Steamrolling its way to playlists and concert venues this fall is the new album from music fusion guru Flying Lotus (born Steven Ellison). The cleverly named Until the Quiet Comes is composed out of “a collage of mystical states, dreams, sleep and lullabies,” putting listeners and fans on a nocturnal trip through their subconscious. Never one to follow by the rules set by the music industry, Steven uses his artistic liberties to formulate the sentiments one feels in an out-of-body experience through his cosmic play of bass weight and computerized arrangements while his long-time muses Niki Randa and Laura Darlington match the beautiful chaos through the graceful vocals.
Steven sat down with Vibe, still wiping the sleep out of his eyes, to discuss his new album and the power the supernatural world holds for his music.
VIBE: If you can describe your sound to an alien visiting our planet for research, what would it be?
Steven: I think I might be over thinking the question. I want to say ‘beep boop, beep.” [Laughs] I’d tell them that it’s a lot of music that we’ve come to know: jazz, hip-hop, electronic music, psychedelic rock, so, some kind of mutant hybrid of all those genres.
Many readers might find your sound familiar due to the music you produced on Cartoon Network’s “Adult Swim.” Do you by chance have any favorite shows on that program?
I really like the new Black Dynamite show, that’s pretty good. The Eric Andre Show, Tim and Eric Awesome Show Great Job, Aqua Teen Hunger Force. Those shows are all pretty good.
What cultural musical influences did you look to when creating this album?
I think its more African percussion music that really inspired a lot of the songs, specifically the first track. I always listen for African music – it’s kind of like a foundation for sampling.
Stemming from a family of jazz musicians, including John Coltrane, does that influence ever find itself in your music?
Yeah, definitely. I think it’s not necessarily the specific sound that makes it jazz-inspired, but more so the mind set and approach to it. I feel like I’ve always been a jazzman in a way, or as much as you can be in 2012 and without doing heroin.
What made you want to focus on the human-subconscious/dream world in your latest album?
I feel like that world fascinates me so much. That feeling is very present in the artist’s mind where creative ideas flourish. The notion of the unknown and beyond is something that I’ve always been curious about, and the music and work that do is where I can ask those questions.
What are you hoping fans will get from this album?
I hope the fans will get an experience. I really did want this thing to be a journey, and something people can enjoy for a long time and can come back to. It doesn’t really refer to a specific time, it refers to all time – it’s timeless.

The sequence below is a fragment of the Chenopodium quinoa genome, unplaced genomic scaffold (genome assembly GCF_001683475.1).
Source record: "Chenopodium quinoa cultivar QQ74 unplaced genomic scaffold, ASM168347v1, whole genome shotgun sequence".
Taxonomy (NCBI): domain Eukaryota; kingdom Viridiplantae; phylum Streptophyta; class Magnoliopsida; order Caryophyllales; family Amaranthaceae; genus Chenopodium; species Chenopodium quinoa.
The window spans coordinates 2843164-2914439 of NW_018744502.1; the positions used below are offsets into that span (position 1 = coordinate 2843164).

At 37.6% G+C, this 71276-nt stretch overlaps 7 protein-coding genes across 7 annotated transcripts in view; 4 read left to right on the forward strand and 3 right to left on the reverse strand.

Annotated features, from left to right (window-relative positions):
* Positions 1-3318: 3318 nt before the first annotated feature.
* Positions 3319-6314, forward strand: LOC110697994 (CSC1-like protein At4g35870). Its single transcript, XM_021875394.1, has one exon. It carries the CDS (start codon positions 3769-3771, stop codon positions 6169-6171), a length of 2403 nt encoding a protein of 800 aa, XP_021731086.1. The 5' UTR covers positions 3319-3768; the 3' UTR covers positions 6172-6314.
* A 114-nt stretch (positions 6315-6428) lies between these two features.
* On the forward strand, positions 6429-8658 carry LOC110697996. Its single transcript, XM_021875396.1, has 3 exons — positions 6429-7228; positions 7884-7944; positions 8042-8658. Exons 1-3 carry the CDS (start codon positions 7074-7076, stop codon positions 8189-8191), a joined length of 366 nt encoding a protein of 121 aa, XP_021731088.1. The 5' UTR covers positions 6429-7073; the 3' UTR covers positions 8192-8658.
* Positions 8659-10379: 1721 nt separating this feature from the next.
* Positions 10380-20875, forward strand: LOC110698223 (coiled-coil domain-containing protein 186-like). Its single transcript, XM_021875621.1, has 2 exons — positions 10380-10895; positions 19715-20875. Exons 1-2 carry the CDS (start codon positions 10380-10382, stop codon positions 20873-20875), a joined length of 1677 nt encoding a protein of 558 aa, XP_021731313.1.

You have a few guest artists on this album including Laura Darlington, Niki Randa, Thundercat and Thom Yorke. What requirements does one have to possess when collaborating with you on an album/track?
I like vocalists who see their sound as texture as opposed to the song. When it comes to producing these records, I always like the approach to be that we’re expanding the beat and the track, and not necessarily doing just a regular song with hooks and choruses. Sometimes singers overdo it so that you only focus on the voice, which is cool sometimes, but it’s my record – I’m producing it – so the songs should be about the track as a whole. The people that are my favorites are ones who have such a respect for what’s already there. They don’t try to approach it thinking they’re going to turn it into a song, but rather going to add to it.
If there was a rapper/hip-hop artist you could collaborate with, who would it be and why?
I really want to do a song with Tyga – I’ve been listening to his tracks since 2008. I would also really like to do something with Eminem – that would be crazy. I’m so inspired by the new generation of rappers.
What was the best dream you’ve ever encountered in your sleep?
There’s a dream that was so real. I was wandering around in a forest where everyone I knew was there and they were all sitting down like they were about to watch a play happen in the woods. Then a really amazing god-like being came down to earth. He was like a Hindu god, and he was huge. I’m a tall guy, but I was probably only reach up to his knee, and I just held him around his leg and he took me up into the sky where you can see the whole planet. From that angle you could see everything, including some of most amazing details, and you could see that this being was washing the world over with good intentions. It was such a beautiful thing to see, and it felt more real than reality.
Until the Quiet Comes drops October 1st and 2nd on Warped Records. Preorder the album at flying-lotus.com/until-the-quiet-comes and check out dates and locations for his upcoming tour.